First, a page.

Most people are helpful. This helpful nature is especially nurtured by organizations who want to provide good customer service to both internal staff and external contacts. Attackers take advantage of this by insisting that it would “be very helpful” if they could get someone’s confidential information in order to do their job. Train your staff to stick to the plan of verifying all inquiries by going through the proper channels. Help employees understand that this approach is truly the most “helpful” since they’ll be saving the company countless dollars if it’s an attack.

Consistent awareness is the key to resisting social engineering attacks. Use these tips and decrease your probability of an attack. Stay safe!

Malicious Exploits: Hitting the Internet Waves with CSRF, Part Two


If you’re the “average Web user” using unmodified versions of the most popular browsers can do relatively little to prevent cross-site request forgery.

Logging out of sites and avoiding their “remember me” features can help mitigate CSRF risk, in addition —  not displaying external images or not clicking links in spam or untrusted e-mails may also help. Browser extensions such as RequestPolicy (for Mozilla Firefox) can prevent CSRF by providing a default-deny policy for cross-site requests. However, this can significantly interfere with the normal operation of many websites.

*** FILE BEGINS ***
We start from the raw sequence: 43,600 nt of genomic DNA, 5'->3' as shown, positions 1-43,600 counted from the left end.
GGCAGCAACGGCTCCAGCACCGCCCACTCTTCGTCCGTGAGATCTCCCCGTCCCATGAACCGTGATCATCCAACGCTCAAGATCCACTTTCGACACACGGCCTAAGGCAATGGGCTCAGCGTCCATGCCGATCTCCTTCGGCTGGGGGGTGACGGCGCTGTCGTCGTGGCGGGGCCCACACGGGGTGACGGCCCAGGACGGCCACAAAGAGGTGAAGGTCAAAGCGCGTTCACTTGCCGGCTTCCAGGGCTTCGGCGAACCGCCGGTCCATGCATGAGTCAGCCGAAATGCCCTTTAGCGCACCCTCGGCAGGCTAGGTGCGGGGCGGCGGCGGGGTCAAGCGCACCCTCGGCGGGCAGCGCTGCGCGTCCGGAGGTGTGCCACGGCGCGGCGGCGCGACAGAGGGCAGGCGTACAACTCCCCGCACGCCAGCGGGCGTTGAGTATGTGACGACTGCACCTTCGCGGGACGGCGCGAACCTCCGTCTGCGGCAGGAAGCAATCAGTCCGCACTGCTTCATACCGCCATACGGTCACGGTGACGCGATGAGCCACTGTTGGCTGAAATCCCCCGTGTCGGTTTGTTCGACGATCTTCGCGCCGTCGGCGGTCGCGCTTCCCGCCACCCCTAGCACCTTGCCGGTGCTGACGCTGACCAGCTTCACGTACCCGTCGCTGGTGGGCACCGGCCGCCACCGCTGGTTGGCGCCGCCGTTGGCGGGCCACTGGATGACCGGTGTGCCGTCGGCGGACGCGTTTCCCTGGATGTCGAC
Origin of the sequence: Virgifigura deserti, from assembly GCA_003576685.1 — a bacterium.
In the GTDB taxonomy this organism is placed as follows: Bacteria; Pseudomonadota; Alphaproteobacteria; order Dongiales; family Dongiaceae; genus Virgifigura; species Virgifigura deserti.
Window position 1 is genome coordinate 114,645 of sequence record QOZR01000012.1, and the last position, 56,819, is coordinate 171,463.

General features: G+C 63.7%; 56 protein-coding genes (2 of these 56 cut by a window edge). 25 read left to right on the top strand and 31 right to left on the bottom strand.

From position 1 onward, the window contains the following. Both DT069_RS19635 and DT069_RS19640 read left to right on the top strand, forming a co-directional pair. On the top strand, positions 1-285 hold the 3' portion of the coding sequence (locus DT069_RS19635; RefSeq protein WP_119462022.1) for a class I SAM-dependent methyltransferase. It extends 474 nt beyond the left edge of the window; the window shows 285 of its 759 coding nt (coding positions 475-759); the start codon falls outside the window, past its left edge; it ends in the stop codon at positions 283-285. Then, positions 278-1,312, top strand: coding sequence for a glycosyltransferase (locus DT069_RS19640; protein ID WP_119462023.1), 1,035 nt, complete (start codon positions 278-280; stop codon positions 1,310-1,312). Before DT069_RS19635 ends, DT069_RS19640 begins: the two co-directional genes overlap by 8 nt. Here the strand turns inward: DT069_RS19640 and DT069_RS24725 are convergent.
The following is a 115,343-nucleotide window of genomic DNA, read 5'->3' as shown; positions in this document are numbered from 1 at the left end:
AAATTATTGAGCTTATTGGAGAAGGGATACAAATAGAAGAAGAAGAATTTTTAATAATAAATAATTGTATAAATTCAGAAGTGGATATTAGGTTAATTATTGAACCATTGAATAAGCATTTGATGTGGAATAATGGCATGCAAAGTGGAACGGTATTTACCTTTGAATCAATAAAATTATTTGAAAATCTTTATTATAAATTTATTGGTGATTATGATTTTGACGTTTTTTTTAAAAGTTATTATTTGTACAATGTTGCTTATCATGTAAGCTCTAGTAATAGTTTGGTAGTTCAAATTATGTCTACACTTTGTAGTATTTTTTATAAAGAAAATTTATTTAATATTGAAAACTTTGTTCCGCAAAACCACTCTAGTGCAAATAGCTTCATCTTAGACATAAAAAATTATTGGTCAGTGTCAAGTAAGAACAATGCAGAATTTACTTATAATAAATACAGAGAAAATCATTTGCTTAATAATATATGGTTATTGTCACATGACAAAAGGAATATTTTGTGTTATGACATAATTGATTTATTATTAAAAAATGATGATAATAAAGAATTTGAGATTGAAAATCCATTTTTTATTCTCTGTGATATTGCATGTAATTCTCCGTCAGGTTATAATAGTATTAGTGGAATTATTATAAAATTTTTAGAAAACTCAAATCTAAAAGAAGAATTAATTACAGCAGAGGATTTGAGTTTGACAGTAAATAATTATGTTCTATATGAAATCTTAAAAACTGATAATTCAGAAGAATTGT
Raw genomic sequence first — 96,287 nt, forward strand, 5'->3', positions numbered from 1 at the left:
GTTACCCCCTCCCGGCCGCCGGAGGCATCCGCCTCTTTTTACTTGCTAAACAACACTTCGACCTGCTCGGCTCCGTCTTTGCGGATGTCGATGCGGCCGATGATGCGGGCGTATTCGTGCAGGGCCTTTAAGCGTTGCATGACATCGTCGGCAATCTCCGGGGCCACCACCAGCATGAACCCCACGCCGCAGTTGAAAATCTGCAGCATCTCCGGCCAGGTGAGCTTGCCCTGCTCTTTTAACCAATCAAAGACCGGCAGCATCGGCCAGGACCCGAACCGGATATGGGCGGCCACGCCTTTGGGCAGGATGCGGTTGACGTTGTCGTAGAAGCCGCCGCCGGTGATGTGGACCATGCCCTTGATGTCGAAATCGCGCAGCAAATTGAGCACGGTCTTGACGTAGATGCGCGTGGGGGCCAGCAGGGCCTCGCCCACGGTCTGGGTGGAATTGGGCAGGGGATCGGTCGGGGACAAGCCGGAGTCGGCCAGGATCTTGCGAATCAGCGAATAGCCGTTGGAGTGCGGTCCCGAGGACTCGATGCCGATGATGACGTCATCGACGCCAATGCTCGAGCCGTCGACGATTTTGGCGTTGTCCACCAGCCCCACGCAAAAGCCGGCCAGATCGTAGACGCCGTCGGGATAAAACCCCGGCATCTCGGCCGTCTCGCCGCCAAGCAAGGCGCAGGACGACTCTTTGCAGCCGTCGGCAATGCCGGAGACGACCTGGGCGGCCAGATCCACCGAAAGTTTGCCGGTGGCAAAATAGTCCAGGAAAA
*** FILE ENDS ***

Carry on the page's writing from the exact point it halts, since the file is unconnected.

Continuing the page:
The CsFire extension (also for Firefox) can mitigate the impact of CSRF with less impact on normal browsing, by removing authentication information from cross-site requests.

Web developers, however have a better fighting chance to protect their users by implementing counter-measures such as:

  • Requiring a secret, user-specific token in all form submissions, and side-effect URLs prevents CSRF; the attacker’s site cannot put the right token in its submissions
  • Requiring the client to provide authentication data in the same HTTP Request used to perform any operation with security implications (money transfer, etc.)
  • Limiting the lifetime of session cookies
  • Checking the HTTP Referer header
  • Ensuring that there is no clientaccesspolicy.xml file granting unintended access to Silverlight controls
  • Ensuring that there is no crossdomain.xml file granting unintended access to Flash movies
  • Verifying that the request’s header contains a X-Requested-With. Used by Ruby on Rails (before v2.0) and Django (before v1.2.5). This protection has been proven insecure under a combination of browser plugins and redirects which can allow an attacker to provide custom HTTP headers on a request to any website, hence allow a forged request.